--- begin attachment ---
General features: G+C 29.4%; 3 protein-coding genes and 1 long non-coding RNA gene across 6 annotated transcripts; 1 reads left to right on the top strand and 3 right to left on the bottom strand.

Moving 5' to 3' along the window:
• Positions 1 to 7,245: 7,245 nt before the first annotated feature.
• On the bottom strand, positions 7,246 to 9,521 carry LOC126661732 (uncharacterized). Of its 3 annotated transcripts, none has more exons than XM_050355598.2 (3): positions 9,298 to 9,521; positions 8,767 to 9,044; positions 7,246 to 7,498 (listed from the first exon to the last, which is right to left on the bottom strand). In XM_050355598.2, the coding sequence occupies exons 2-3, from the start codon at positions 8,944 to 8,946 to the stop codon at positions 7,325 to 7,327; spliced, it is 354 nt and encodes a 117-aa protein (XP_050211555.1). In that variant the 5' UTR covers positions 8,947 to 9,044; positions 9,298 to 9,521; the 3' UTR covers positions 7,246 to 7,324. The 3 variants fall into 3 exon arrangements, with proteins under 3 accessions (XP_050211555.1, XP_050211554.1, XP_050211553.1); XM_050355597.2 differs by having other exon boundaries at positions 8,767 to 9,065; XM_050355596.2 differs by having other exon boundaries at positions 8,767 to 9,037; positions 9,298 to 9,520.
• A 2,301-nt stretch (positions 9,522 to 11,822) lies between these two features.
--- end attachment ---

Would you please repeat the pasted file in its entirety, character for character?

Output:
General features: G+C 29.4%; 3 protein-coding genes and 1 long non-coding RNA gene across 6 annotated transcripts; 1 reads left to right on the top strand and 3 right to left on the bottom strand.

Moving 5' to 3' along the window:
• Positions 1 to 7,245: 7,245 nt before the first annotated feature.
• On the bottom strand, positions 7,246 to 9,521 carry LOC126661732 (uncharacterized). Of its 3 annotated transcripts, none has more exons than XM_050355598.2 (3): positions 9,298 to 9,521; positions 8,767 to 9,044; positions 7,246 to 7,498 (listed from the first exon to the last, which is right to left on the bottom strand). In XM_050355598.2, the coding sequence occupies exons 2-3, from the start codon at positions 8,944 to 8,946 to the stop codon at positions 7,325 to 7,327; spliced, it is 354 nt and encodes a 117-aa protein (XP_050211555.1). In that variant the 5' UTR covers positions 8,947 to 9,044; positions 9,298 to 9,521; the 3' UTR covers positions 7,246 to 7,324. The 3 variants fall into 3 exon arrangements, with proteins under 3 accessions (XP_050211555.1, XP_050211554.1, XP_050211553.1); XM_050355597.2 differs by having other exon boundaries at positions 8,767 to 9,065; XM_050355596.2 differs by having other exon boundaries at positions 8,767 to 9,037; positions 9,298 to 9,520.
• A 2,301-nt stretch (positions 9,522 to 11,822) lies between these two features.